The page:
Every time Jesus gathered a crowd He would run them off. At the height of His popularity, He had thousands of people following him around the Sea of Galilee. He tells them they’re following Him because He’s feeding and healing them. Unless they eat His flesh and drink His blood, they could have no part of Him. They all took off, leaving just twelve guys standing beside Him wondering why He just did that. Then Jesus asks them if they want to leave too.
Jesus’ model was to take twelve guys, pour His life into them, teach, equip and train them. Then release them.
Is it possible to do both? Attract people by the thousands and release people by the thousands?
The model is Missional Community.
We use to have community groups, smaller groups of people living in community together. It was to make sure no one was getting lost in the big crowd of a Sunday service, get people connected. We saw these groups turning into small group Bible studies, with chips and dips. Which is great, but that’s all they were.
So we challenged, trained and equipped our small group leaders to turn to their groups and challenge, train and equip them. We challenged the groups to come together to live radically on mission together. To be the church. To live incarnationally, to live missionally, together in their neighborhoods and work places.
Its been a really slow multi-year process. But we’re beginning to see progress and we’ve been blown away at what’s been happening.
Transitioning to Missional Community
Three things we did to transition between small groups to missional communities:
1. Change the definition of success for your small groups.
You’re going to have 33% who will take to it immediately. 33% that won’t understand it and another 33% who won’t want to do it and will tell you no.
Continue to have them gather and do a Bible study. But look to see if they have moved beyond that. Has the group found a place, or group of people, that is far from God, in the city, where they are engaging missionally and incarnationally for the sake of the Gospel and the name of Jesus Christ?
That is the new definition of success.
Are they still getting community? Yes. There is nothing on the planet that fosters deep community better than mission. When we aimed for community, we got neither community or mission. But when we aimed for mission, we got both.
Click to Tweet: “When we aim for community we get neither community nor mission. When we aim for mission we get both.” @_Matt_Carter
2. Change how you’re training and discipling your small group leaders.
We are training them like missionaries. We had to change the mindset of American, come to church on Sundays, consumers to being missionaries.
That starts with teaching them how to feed themselves. If you’re an American Christian, you can get by from just sitting in the pew, being fed. But if you’re a missionary in the Sudan, you better know how to listen to the Holy Spirit of God yourself and know how He leads you or you’re going to be ineffective.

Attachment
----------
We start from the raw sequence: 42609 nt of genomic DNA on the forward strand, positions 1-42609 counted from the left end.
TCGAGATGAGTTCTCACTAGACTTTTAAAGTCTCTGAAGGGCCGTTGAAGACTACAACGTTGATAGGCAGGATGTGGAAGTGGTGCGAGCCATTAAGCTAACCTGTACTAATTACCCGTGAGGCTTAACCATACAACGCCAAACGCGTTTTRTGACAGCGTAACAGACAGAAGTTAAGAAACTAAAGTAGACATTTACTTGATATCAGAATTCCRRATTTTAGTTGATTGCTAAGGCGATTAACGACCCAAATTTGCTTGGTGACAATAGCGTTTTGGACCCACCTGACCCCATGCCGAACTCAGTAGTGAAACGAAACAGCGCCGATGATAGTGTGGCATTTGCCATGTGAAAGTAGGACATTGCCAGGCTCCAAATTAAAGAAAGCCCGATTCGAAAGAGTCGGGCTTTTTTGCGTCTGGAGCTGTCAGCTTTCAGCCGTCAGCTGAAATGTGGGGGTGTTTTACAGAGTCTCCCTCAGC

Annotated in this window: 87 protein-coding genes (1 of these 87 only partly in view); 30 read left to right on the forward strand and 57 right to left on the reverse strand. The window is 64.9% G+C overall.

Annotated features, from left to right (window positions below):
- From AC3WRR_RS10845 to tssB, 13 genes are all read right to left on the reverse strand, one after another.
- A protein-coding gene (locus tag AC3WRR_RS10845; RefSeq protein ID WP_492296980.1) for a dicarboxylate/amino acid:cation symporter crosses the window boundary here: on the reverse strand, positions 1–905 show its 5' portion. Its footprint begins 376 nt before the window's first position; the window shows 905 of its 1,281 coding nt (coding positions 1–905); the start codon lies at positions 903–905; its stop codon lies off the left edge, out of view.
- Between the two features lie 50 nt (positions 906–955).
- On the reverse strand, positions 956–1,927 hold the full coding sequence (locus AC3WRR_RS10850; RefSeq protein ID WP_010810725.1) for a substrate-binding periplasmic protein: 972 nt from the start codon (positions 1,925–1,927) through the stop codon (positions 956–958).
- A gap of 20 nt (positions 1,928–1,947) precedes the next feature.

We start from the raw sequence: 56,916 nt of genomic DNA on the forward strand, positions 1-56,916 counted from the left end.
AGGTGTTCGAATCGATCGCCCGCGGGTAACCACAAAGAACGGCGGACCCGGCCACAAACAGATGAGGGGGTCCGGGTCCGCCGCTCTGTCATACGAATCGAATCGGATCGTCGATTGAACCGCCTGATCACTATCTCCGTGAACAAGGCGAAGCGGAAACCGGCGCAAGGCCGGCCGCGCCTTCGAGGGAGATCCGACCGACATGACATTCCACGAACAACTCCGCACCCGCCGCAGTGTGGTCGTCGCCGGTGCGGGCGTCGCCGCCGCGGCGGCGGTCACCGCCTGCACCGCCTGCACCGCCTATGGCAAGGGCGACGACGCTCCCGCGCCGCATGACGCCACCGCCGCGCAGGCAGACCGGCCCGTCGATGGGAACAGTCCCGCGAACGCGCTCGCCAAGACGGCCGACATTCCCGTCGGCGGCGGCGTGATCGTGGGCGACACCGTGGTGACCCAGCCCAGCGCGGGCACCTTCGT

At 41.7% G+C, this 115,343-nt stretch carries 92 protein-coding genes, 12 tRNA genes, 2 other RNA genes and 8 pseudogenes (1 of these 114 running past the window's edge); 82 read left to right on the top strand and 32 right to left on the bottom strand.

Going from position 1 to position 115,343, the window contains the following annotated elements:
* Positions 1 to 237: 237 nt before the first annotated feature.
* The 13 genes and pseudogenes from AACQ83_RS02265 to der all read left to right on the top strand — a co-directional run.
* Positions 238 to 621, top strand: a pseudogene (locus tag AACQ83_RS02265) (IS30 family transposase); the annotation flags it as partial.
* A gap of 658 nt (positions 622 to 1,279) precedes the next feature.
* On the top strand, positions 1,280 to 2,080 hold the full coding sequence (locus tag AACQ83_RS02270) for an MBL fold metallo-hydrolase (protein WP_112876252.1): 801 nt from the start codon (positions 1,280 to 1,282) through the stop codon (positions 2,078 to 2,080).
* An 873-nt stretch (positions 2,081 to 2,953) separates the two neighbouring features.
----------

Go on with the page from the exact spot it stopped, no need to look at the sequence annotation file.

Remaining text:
We also training them in as much theology and ministry practice as we can. So if God leads their group to leave and do their own thing, they’re equipped to do it.
This is happening and its beautiful. It’s cool to watch a group step out on their own, try something crazy and start their own home church in their apartment complex.
3. Raise the bar on what your groups can do.
The people in your church can do more than you have ever dreamed if you would just challenge them and give them a chance to do it.
One of our leaders was a Senior Vice-President at one of the largest companies in Austin. He made lots of money, lived in an unbelievable house in the nicest part of Austin. He starts hearing the message about living on mission, giving his life away, getting in the fight and using the gifts that God gave him. He started believing that the power of the resurrection actually lived inside him.
He sold his house and bought several houses side by side in the under-resourced neighborhood where our church works. He and his wife moved into one of them. Single moms have occupied the other houses. He and his wife started a missional community who train, equip, educate and love on these single moms. He’s changing that neighborhood. People are coming to Christ. It’s just awesome.
If we had never challenged him or raised the bar or released him to use his money, time, and giftings outside of the four walls of our church, there is a good chance that he would have spent the rest of his life sitting in the pews of our sanctuary, listening to sermons, singing songs and would die, going straight to heaven. Having never known the thrill of getting in the fight for the purpose and name of Jesus Christ.
Your people are more hungry than you ever dreamed. Challenge them, train them and then release them to give their lives away. Not just to come to church, but to be the church.